In 2010/11, government funding for UK universities will be 7 per cent less (£518m) than in 2009/10. This has led to calls for substantial increases in student fees in order to stave off a serious funding crisis for many universities. One such call has come from David Blanchflower. As the first article below states:
“A leading economist has called for students from well-off families to be charged the ‘market rate’ of up to £30,000 a year to go to university. David ‘Danny’ Blanchflower, a former member of the Bank of England’s monetary policy committee, said the “poor have been subsidising the rich” for too many years.”
But just what are the arguments for and against a substantial rise in fees and who should pay any rise in fees? Should it be only students of very well-off parents or should it include middle-income parents too? Or if student loans are available to cover higher fees, why should not the same fees apply to all students? Then there is the question of who benefits from a university education? How much should external benefits be taken into account?
Call for universities to charge well-off students £30,000 a year Observer, Anushka Asthana and Ian Tucker (27/12/09)
A rise in fees would make university education fairer Observer (27/12/09)
Who wants a two-year degree? Independent on Sunday, Richard Garner (27/12/09)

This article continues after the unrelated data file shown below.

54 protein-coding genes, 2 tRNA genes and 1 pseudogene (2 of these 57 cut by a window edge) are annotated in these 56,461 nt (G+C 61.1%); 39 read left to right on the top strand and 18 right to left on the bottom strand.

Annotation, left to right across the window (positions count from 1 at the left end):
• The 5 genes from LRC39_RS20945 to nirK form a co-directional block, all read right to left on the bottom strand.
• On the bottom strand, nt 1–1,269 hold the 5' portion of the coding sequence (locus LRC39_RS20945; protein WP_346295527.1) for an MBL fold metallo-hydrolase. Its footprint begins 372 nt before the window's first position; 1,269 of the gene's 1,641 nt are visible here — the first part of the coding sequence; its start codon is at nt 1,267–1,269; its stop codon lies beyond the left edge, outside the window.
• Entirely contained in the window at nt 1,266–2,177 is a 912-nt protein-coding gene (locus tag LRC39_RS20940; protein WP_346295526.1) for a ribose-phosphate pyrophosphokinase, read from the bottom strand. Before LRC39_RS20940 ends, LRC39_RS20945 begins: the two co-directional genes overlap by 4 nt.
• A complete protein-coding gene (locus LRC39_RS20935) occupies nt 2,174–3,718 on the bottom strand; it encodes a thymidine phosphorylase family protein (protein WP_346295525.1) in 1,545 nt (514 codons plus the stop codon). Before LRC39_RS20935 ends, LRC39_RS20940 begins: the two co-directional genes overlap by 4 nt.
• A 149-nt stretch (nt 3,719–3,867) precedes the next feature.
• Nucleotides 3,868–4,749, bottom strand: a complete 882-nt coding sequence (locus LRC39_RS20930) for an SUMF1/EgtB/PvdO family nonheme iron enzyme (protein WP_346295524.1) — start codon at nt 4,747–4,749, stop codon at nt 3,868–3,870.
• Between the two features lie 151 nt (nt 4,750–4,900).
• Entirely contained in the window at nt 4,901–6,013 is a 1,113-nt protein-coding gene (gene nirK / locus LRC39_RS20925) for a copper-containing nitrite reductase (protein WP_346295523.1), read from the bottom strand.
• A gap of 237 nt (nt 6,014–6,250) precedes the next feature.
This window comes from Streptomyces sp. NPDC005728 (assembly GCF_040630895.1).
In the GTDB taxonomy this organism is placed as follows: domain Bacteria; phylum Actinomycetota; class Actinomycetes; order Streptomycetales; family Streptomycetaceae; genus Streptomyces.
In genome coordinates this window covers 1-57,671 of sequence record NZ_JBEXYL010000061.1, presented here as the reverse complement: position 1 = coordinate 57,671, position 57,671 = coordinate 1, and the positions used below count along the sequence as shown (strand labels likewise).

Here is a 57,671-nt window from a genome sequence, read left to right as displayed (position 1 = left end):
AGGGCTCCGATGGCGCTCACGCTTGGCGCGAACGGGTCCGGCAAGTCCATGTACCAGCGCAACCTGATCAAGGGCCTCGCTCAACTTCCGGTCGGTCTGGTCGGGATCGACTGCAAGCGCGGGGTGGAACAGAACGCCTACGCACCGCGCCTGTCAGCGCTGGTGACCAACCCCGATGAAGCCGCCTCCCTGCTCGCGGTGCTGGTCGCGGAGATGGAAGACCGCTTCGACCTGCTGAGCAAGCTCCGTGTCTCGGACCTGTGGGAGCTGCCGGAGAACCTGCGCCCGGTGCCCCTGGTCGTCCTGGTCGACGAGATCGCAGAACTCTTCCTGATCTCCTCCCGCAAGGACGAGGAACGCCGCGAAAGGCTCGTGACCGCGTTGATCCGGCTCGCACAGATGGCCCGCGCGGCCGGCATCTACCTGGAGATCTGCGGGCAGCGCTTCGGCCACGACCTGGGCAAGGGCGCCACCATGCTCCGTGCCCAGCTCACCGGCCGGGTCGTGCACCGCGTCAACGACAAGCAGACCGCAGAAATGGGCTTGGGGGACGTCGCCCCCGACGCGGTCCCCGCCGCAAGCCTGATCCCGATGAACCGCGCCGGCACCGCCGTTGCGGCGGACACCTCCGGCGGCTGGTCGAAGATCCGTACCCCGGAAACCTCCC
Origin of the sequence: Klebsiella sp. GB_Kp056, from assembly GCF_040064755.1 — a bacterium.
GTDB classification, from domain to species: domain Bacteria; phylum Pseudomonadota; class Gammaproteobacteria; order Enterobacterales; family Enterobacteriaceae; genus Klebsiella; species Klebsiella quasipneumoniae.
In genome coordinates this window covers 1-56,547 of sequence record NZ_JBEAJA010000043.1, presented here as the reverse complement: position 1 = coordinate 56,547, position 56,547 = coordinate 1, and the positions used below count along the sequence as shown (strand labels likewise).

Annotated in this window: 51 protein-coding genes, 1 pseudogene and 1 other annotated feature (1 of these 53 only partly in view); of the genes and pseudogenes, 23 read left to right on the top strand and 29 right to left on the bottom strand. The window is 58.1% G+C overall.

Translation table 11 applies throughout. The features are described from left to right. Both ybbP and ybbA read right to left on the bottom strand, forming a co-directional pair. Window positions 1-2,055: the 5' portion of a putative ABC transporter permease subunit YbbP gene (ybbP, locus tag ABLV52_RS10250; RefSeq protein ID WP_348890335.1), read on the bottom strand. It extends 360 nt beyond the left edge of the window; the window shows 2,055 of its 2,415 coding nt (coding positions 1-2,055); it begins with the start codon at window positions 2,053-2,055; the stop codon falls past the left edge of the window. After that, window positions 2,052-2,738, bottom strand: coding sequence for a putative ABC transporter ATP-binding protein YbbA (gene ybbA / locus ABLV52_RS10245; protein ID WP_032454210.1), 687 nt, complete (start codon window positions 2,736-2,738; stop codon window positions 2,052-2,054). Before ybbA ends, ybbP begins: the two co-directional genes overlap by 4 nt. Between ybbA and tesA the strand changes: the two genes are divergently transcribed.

Briefing: University funding Sunday Times, Georgia Warren (27/12/09)
Universities face £500m cut in funding Financial Times, Nicholas Timmins (22/12/09)
The nightmare before Christmas: grant letter announces £135m cut Times Higher Education, John Morgan (27/12/09)
Fast-track degrees proposed to cut higher education costs Guardian, Polly Curtis (22/12/09)
- Why is the government planning to make substantial cuts to university funding?
- What are the arguments for and against the university sector bearing a larger percentage cut than most other areas of government expenditure?
- Should any rise in fees be born by parents or by students from future income?
- Identify the external benefits from higher education? How does the existence of such externalities affect the arguments about the appropriate charges for higher education?
- What are the economic arguments for and against moving towards more two-year degrees.
- Discuss the case for and against increasing the participation rate in higher education to 50 per cent of young people.
- Is higher education a ‘merit good’ and, if so, what are the implications for charging for higher education?